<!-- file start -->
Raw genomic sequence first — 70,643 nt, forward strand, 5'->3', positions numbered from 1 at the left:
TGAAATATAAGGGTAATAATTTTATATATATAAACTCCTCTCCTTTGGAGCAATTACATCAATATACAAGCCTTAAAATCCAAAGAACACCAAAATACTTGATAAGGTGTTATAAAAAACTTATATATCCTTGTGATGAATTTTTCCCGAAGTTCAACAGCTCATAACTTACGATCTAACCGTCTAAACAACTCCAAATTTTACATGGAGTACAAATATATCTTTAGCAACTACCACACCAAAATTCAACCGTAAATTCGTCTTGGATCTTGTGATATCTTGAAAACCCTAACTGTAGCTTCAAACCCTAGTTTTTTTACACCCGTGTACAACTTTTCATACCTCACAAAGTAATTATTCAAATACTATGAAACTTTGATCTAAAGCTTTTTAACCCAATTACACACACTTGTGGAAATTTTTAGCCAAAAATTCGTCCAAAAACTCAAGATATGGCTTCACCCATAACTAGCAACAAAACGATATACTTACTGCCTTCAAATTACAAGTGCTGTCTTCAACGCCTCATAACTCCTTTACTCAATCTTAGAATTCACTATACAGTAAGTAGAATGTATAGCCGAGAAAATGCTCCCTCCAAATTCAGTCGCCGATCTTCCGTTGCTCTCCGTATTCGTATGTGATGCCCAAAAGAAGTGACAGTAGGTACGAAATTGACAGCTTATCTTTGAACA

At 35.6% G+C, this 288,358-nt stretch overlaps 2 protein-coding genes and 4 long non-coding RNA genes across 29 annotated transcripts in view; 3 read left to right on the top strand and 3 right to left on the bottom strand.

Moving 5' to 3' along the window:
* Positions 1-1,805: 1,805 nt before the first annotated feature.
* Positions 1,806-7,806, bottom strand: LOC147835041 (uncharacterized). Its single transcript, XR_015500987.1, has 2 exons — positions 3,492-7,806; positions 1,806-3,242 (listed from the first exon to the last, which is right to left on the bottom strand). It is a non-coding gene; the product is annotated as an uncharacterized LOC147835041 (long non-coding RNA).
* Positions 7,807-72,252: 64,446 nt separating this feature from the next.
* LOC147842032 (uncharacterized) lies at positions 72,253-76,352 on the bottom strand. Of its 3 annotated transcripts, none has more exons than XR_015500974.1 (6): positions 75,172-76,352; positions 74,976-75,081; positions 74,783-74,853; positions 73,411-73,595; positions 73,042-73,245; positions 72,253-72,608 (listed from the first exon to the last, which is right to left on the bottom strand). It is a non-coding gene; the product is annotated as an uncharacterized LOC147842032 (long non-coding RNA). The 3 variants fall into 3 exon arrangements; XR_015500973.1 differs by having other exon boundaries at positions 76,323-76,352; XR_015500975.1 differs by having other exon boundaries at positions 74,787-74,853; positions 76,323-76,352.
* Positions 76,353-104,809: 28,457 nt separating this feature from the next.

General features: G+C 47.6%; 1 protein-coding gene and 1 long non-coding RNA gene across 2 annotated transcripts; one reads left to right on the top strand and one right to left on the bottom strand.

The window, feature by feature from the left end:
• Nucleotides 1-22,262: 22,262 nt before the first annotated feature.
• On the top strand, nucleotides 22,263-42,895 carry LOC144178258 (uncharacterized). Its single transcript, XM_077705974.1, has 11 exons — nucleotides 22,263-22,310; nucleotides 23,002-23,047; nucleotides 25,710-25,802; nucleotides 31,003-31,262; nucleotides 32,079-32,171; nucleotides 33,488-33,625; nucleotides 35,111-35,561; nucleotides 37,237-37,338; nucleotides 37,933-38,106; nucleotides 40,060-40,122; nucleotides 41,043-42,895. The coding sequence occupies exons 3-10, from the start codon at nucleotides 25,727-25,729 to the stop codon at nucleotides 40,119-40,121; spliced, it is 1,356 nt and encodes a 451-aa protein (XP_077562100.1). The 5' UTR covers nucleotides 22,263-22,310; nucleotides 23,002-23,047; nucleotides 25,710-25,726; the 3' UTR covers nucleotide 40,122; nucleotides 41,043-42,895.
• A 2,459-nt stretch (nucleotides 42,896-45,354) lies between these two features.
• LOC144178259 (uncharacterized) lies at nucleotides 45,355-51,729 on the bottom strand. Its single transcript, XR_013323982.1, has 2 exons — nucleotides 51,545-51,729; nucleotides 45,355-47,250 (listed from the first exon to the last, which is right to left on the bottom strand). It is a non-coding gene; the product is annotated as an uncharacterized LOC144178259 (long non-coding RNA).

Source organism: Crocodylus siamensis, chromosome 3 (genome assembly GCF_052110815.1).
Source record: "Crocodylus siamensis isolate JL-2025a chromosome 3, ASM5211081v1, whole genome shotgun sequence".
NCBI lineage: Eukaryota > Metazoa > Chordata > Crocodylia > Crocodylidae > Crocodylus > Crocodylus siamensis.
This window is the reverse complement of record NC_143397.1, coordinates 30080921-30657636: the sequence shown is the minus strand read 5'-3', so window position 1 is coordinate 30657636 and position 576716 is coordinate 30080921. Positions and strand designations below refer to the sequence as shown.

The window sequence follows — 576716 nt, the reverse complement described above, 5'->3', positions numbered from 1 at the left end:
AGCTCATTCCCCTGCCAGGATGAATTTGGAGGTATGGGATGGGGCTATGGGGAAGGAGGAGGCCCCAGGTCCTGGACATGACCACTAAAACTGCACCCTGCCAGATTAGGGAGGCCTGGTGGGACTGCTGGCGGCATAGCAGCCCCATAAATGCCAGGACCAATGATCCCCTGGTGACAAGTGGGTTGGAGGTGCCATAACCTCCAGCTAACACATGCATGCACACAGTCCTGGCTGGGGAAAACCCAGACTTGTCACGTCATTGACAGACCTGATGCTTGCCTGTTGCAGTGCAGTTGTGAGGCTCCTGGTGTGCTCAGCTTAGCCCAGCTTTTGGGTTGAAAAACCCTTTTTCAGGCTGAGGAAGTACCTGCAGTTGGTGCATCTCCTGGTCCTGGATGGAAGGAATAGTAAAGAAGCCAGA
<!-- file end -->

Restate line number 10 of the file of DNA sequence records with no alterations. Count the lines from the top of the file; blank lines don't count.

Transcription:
General features: G+C 47.6%; 1 protein-coding gene and 1 long non-coding RNA gene across 2 annotated transcripts; one reads left to right on the top strand and one right to left on the bottom strand.